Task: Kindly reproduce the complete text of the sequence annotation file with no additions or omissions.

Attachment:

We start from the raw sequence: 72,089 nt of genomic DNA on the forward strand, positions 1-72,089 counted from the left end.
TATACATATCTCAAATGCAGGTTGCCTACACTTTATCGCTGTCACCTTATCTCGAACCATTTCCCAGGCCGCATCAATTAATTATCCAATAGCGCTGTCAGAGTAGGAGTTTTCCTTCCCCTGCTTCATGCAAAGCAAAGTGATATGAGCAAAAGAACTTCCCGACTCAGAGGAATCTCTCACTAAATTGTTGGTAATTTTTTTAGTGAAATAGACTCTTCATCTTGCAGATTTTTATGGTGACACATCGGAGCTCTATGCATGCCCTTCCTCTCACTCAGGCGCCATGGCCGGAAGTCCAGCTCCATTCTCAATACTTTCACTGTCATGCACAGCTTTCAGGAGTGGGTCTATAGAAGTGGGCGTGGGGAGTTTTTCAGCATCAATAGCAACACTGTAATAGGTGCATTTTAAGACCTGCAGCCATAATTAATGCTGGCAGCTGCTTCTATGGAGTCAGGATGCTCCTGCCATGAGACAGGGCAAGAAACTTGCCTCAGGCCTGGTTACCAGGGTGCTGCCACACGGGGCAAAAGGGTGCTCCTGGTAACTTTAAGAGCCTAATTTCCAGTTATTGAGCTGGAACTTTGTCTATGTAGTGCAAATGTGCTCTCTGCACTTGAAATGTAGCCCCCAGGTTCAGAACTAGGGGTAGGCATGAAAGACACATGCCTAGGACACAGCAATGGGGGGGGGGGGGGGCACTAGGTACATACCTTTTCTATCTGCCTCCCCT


We start from the raw sequence: 72,089 nt of genomic DNA on the forward strand, positions 1-72,089 counted from the left end.
TATACATATCTCAAATGCAGGTTGCCTACACTTTATCGCTGTCACCTTATCTCGAACCATTTCCCAGGCCGCATCAATTAATTATCCAATAGCGCTGTCAGAGTAGGAGTTTTCCTTCCCCTGCTTCATGCAAAGCAAAGTGATATGAGCAAAAGAACTTCCCGACTCAGAGGAATCTCTCACTAAATTGTTGGTAATTTTTTTAGTGAAATAGACTCTTCATCTTGCAGATTTTTATGGTGACACATCGGAGCTCTATGCATGCCCTTCCTCTCACTCAGGCGCCATGGCCGGAAGTCCAGCTCCATTCTCAATACTTTCACTGTCATGCACAGCTTTCAGGAGTGGGTCTATAGAAGTGGGCGTGGGGAGTTTTTCAGCATCAATAGCAACACTGTAATAGGTGCATTTTAAGACCTGCAGCCATAATTAATGCTGGCAGCTGCTTCTATGGAGTCAGGATGCTCCTGCCATGAGACAGGGCAAGAAACTTGCCTCAGGCCTGGTTACCAGGGTGCTGCCACACGGGGCAAAAGGGTGCTCCTGGTAACTTTAAGAGCCTAATTTCCAGTTATTGAGCTGGAACTTTGTCTATGTAGTGCAAATGTGCTCTCTGCACTTGAAATGTAGCCCCCAGGTTCAGAACTAGGGGTAGGCATGAAAGACACATGCCTAGGACACAGCAATGGGGGGGGGGGGGGGCACTAGGTACATACCTTTTCTATCTGCCTCCCCT